Summertime showdown on tap for Bassmaster College Series National Championship
COUNCE, Tenn. —

More than 130 teams from 54 different universities will compete in a summertime showdown in Counce, Tenn., during the 2023 Strike King Bassmaster College National Championship at Pickwick Lake presented by Bass Pro Shops.

And while Sam George — one of the St. Croix Bassmaster Opens pros fishing the Opens Elite Qualifiers Division — knows the lake can be stingy during the dog days, any stop on the lake can produce the quality of bass needed to take home the prestigious trophy.

Tournament days are scheduled for Aug. 10-12 out of Pickwick Landing State Park. The Top 3 teams will qualify for the College Classic Bracket presented by Lew’s, joining Bassmaster College Team of the Year Easton Fothergill and Nick Dumke of Alabama’s University of Montevallo in an individual, head-to-head style tournament that sends the winner to the 2024 Academy Sports + Outdoors Bassmaster Classic presented by Toyota in Tulsa, Okla.

Over the past decade, Pickwick Lake has become one of the most popular tournament destinations in the country. The Bassmaster Elite Series has visited the Tennessee River reservoir two of the past three seasons, with Bill Lowen and Brandon Lester both claiming their first career blue trophies.

The College Series last visited Pickwick in 2018, a springtime event that took 58 pounds, 11 ounces to win.

Much of the hype that surrounds Pickwick is all about the offshore ledge bite, and George expects that to get a lot of attention in this event, particularly with anglers launching from the northwest side of the fishery.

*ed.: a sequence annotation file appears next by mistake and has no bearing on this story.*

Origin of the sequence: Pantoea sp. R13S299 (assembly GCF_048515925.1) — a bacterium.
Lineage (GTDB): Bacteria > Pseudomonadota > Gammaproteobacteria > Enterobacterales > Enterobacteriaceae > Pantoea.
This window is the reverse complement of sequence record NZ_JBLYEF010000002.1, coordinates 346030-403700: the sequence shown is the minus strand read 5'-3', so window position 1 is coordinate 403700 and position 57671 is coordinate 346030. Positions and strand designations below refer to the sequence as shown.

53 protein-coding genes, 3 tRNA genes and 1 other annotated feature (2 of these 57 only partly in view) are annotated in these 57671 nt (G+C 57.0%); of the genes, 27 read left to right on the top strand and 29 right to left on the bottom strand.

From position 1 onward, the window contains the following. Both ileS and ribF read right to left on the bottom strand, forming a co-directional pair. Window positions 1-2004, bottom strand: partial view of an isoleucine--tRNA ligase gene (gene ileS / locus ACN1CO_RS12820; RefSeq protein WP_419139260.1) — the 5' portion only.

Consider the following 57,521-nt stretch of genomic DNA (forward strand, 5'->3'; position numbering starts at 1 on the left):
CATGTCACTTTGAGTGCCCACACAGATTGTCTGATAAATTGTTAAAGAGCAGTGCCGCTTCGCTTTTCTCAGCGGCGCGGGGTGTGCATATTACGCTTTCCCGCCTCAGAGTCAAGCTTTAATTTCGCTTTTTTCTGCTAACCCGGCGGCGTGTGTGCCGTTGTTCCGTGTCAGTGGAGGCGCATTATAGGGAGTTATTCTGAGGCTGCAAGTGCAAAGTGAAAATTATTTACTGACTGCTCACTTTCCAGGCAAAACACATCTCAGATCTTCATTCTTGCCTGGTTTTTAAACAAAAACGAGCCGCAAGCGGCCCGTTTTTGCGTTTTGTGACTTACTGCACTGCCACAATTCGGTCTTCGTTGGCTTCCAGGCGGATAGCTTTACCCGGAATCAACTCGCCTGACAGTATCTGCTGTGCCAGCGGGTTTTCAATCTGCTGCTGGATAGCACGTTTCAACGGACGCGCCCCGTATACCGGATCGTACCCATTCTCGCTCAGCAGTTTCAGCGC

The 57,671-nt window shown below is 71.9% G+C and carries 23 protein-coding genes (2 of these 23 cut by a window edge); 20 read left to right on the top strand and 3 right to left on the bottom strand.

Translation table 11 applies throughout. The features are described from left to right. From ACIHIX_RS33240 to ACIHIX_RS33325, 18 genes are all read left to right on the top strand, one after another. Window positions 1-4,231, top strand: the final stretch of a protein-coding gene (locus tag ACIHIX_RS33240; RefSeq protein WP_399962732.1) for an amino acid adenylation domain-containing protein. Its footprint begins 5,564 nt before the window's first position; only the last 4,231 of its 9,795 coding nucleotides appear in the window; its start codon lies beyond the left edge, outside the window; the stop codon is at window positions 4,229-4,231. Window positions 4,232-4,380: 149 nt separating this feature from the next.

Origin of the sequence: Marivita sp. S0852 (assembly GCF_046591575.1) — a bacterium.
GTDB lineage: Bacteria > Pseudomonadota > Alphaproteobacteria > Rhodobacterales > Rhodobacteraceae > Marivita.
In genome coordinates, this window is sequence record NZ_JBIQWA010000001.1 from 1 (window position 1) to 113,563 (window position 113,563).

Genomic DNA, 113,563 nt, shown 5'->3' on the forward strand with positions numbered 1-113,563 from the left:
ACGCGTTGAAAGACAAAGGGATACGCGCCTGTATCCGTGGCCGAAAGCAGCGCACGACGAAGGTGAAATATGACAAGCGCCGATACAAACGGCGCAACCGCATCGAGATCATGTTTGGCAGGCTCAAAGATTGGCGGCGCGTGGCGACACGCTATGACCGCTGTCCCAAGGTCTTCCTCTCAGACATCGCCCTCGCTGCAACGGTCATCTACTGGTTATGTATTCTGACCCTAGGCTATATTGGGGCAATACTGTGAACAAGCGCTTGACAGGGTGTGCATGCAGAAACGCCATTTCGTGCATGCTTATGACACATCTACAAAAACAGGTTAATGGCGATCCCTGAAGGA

“With it still being August and Pickwick being one of the most famous ledge lakes in the country, I still expect those deep fish will play a factor for sure,” the Athens, Ala., native said. “They get beat on from mid-May until late summer.”

Much like any other Tennessee River event, George believes productivity will come down to how much water is moving through the system. Generally, at the beginning of August, the strength of the current is at its lowest point, which makes for a scattered offshore bite. It will also limit the Wilson tailrace productivity, and that means smallmouth will not come into play nearly as much.

Finesse tactics like drop shots, shaky heads and magnum shaky heads will come into play, as well as deeper-diving crankbaits and spoons.

“The problem with this time of year is, and it seems to get worse every year, the Tennessee Valley Authority doesn’t seem to run water like you want to set those bass up to be catchable,” he said. “More often than not, it can be pretty tough and it is a grinder deal out there. You aren’t typically going to pull up and catch 40 or 50. You will pull up and catch one here and there. You have to grind your way to a limit.”

During a normal year, bass living offshore are difficult to catch due to pressure and current flow. With several factors hampering the deep bite potentially, the shallow bite tends to pick up.

“That time of year, you can kind of get back on the bank a little and just fish,” George said. “There are residential fish that are trying to get away from the thermocline stuff you start to get. It will spread people out a little bit.”

While he hasn’t been to Pickwick this year, George said all indications point to an increase in hydrilla and eelgrass. He added that when you are targeting grass, not all of it is good, and finding the right stretches with the most life is imperative.

“It is starting to get a lot of grass back in it. A few years ago, the grass was really good before all (of) that flooding in the Elite event. I’ve talked to a few people who have said the grass is coming back, and I expect that to be a player as well. If you find the right stuff and the grass is truly coming back, I could easily see flipping and frogging coming into play.”

Flipping and pitching will work for grass anglers, as well as ChatterBaits, swim jigs and topwaters. If the grass is topped out, the frog bite could be really good as well, George said.

The field will take off from Pickwick Landing State Park each day at 6:00 a.m. CT and return at 1:45 p.m. for weigh-in. Full coverage will be available on

The tournament is being hosted by Tour Hardin County.